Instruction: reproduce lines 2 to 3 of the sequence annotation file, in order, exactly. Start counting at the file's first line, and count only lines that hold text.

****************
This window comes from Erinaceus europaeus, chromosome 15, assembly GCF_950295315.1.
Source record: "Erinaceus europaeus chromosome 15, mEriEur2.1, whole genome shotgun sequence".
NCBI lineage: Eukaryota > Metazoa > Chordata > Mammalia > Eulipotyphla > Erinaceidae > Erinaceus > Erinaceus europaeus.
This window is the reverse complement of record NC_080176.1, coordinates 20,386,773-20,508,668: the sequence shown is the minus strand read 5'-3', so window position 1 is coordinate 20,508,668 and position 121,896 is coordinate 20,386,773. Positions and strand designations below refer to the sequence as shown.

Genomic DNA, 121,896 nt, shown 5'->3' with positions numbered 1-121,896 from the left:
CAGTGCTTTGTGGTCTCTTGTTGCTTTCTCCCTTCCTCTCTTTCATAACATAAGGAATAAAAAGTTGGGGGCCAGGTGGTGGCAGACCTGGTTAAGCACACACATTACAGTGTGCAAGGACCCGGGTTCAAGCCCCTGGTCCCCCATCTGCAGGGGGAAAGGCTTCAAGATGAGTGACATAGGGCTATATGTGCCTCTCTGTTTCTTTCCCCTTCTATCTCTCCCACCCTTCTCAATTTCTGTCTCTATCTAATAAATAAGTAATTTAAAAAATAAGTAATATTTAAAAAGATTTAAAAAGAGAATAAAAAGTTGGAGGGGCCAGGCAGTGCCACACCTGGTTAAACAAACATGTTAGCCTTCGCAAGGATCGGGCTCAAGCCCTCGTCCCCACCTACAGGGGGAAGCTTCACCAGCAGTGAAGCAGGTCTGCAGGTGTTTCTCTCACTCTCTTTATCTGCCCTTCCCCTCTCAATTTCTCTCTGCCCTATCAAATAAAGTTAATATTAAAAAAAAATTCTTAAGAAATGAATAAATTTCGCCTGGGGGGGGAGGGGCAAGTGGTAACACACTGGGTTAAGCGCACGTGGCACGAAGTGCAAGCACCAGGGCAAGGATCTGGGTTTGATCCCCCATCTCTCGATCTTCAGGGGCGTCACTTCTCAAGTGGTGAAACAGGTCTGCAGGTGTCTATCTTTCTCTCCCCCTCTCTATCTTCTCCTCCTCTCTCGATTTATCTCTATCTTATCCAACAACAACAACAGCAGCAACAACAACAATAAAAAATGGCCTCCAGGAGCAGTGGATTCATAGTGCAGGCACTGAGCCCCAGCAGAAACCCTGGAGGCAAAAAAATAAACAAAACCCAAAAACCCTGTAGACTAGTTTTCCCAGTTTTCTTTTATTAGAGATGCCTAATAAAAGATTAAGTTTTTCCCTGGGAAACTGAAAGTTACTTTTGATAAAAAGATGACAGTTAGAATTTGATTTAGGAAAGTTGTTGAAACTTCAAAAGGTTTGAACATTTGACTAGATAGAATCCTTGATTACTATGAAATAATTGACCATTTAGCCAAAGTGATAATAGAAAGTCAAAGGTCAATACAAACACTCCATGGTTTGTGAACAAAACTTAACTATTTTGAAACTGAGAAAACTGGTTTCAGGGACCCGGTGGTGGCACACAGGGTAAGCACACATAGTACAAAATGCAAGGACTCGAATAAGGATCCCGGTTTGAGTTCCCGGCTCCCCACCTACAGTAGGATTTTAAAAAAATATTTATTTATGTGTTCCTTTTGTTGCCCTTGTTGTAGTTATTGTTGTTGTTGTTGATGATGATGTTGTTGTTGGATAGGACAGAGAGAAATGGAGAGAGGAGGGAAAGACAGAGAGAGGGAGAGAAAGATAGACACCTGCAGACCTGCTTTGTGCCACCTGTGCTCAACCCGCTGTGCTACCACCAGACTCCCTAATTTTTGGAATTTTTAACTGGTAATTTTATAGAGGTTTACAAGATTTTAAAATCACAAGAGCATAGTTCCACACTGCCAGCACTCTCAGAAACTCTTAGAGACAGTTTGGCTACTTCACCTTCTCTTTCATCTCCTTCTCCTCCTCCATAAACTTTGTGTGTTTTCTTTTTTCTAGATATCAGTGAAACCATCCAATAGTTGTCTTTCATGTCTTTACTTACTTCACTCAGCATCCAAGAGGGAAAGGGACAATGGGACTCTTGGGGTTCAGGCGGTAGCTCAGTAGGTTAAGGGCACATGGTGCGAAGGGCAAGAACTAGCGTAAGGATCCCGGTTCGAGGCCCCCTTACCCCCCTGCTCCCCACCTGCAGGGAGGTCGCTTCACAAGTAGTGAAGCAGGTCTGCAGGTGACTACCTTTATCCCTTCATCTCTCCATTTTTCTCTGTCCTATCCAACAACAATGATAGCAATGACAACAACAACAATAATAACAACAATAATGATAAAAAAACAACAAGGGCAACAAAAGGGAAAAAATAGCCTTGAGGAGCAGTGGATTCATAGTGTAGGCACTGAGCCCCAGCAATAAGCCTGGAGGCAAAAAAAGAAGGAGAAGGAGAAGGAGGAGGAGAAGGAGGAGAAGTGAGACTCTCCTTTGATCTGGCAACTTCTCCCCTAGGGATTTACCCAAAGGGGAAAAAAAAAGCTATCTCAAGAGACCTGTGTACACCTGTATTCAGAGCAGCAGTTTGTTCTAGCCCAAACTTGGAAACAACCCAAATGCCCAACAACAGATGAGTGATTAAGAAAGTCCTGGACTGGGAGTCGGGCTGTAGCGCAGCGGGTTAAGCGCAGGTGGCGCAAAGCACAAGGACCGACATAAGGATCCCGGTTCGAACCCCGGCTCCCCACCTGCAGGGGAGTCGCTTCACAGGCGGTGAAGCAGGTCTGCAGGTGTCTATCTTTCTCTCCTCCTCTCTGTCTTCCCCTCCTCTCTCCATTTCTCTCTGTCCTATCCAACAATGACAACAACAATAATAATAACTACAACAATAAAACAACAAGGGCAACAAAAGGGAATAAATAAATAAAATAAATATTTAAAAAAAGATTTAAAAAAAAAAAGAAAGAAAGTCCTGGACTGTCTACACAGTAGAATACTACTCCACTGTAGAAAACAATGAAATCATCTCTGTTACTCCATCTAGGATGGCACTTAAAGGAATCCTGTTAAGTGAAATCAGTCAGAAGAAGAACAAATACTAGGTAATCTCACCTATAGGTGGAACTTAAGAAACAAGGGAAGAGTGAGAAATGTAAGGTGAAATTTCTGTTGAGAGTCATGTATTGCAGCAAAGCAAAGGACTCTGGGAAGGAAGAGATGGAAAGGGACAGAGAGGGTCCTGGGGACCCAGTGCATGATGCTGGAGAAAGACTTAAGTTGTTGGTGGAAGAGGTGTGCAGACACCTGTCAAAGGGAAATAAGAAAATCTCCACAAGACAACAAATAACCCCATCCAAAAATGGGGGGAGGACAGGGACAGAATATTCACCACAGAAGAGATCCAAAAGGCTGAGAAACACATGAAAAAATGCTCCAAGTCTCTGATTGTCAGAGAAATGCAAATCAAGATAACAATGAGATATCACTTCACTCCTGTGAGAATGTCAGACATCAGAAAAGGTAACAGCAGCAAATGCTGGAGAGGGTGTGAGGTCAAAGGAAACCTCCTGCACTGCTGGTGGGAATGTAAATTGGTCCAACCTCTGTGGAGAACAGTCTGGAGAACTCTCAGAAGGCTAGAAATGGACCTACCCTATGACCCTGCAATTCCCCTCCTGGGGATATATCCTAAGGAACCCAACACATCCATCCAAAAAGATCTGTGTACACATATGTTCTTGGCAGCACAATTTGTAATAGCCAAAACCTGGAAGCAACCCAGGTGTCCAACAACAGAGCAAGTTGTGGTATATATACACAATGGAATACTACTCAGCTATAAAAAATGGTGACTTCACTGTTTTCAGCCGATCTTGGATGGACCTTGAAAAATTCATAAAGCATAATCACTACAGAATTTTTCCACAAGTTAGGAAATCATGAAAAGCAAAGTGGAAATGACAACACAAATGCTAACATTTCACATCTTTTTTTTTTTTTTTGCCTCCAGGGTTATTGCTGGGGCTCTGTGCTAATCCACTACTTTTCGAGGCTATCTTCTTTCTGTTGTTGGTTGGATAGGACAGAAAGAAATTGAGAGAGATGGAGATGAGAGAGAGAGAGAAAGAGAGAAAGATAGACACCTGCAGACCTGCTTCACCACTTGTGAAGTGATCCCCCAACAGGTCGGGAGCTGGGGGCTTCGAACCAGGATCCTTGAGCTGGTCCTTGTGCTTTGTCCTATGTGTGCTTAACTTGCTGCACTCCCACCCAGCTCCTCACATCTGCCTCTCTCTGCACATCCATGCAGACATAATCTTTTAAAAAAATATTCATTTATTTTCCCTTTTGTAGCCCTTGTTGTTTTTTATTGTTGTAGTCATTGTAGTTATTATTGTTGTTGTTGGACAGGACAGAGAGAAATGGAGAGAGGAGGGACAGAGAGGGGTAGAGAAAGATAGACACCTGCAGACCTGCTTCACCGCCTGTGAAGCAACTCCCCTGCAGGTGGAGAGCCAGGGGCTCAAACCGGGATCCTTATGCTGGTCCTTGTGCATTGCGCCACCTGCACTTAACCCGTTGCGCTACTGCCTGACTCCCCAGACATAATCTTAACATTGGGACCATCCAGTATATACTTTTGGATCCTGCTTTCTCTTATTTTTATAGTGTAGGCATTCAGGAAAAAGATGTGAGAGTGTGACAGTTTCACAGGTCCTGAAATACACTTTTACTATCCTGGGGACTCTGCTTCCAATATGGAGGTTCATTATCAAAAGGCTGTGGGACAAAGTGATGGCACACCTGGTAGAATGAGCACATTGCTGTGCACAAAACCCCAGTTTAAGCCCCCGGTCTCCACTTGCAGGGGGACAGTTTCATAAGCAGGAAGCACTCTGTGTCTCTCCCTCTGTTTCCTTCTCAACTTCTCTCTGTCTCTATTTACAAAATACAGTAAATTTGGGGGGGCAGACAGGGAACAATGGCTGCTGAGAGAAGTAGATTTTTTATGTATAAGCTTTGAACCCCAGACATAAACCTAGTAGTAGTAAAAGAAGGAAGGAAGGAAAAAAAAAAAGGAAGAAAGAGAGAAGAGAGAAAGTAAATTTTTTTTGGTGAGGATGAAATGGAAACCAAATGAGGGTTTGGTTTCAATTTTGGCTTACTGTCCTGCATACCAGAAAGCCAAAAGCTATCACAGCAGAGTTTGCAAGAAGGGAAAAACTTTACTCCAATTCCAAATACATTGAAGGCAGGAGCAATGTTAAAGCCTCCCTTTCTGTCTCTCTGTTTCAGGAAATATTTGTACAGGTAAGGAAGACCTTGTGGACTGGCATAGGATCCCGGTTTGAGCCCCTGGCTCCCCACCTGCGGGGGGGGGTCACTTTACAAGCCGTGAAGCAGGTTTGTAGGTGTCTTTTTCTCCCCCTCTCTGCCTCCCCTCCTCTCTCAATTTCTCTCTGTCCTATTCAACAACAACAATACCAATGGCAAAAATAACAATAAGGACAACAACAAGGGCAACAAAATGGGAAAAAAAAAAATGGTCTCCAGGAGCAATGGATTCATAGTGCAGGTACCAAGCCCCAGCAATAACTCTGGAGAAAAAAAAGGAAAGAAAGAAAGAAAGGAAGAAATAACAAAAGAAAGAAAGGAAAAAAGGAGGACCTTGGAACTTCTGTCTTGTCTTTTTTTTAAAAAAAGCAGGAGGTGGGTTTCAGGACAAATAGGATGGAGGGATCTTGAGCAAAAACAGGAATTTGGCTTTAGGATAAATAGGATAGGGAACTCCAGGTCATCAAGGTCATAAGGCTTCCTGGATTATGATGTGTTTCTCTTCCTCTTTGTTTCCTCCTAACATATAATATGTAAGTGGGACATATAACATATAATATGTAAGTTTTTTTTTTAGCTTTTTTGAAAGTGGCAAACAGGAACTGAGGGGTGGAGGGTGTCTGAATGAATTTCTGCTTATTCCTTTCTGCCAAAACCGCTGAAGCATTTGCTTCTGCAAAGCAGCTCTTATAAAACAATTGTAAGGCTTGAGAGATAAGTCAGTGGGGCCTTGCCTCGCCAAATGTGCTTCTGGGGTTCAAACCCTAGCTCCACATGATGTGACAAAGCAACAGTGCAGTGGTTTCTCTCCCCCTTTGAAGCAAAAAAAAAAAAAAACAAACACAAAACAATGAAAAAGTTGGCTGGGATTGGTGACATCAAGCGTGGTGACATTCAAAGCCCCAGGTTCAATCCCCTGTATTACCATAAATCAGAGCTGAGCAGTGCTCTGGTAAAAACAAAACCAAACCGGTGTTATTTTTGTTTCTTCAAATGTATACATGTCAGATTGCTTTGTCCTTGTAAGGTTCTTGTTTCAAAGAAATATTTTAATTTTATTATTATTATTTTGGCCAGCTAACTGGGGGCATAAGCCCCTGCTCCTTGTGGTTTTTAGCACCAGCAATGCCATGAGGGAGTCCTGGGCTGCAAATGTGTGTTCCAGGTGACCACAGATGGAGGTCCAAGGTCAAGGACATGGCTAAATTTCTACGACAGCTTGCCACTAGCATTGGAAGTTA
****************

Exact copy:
Source record: "Erinaceus europaeus chromosome 15, mEriEur2.1, whole genome shotgun sequence".
NCBI lineage: Eukaryota > Metazoa > Chordata > Mammalia > Eulipotyphla > Erinaceidae > Erinaceus > Erinaceus europaeus.